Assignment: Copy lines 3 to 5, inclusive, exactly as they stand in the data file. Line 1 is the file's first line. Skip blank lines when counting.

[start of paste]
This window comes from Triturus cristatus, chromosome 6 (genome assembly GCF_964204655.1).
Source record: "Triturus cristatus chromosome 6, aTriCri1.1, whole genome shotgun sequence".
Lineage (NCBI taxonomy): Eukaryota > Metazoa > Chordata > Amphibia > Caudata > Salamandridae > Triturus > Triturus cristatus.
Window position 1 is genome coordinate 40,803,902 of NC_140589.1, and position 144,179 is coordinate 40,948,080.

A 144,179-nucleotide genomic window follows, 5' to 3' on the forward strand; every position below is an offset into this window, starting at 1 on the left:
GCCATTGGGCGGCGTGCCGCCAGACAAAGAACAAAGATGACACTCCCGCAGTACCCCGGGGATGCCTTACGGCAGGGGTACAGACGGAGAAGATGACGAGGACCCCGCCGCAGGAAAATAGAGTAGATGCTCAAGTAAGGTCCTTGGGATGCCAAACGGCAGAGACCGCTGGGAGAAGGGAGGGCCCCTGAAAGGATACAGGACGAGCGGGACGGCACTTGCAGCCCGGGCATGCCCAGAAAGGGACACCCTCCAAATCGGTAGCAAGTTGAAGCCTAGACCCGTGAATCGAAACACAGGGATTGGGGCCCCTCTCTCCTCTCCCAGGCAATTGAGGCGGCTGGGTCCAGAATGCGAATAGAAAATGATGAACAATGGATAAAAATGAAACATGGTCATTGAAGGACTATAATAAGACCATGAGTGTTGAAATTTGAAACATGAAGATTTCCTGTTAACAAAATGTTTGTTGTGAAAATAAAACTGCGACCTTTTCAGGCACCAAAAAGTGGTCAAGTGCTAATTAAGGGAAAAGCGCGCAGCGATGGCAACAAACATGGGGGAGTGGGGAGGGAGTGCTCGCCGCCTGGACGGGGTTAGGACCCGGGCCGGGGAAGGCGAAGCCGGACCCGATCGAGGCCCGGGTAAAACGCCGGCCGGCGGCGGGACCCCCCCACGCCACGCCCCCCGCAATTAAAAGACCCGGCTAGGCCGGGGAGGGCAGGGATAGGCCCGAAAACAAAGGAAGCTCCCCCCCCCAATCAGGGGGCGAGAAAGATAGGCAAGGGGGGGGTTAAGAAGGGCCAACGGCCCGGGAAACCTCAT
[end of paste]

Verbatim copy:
Lineage (NCBI taxonomy): Eukaryota > Metazoa > Chordata > Amphibia > Caudata > Salamandridae > Triturus > Triturus cristatus.
Window position 1 is genome coordinate 40,803,902 of NC_140589.1, and position 144,179 is coordinate 40,948,080.

A 144,179-nucleotide genomic window follows, 5' to 3' on the forward strand; every position below is an offset into this window, starting at 1 on the left: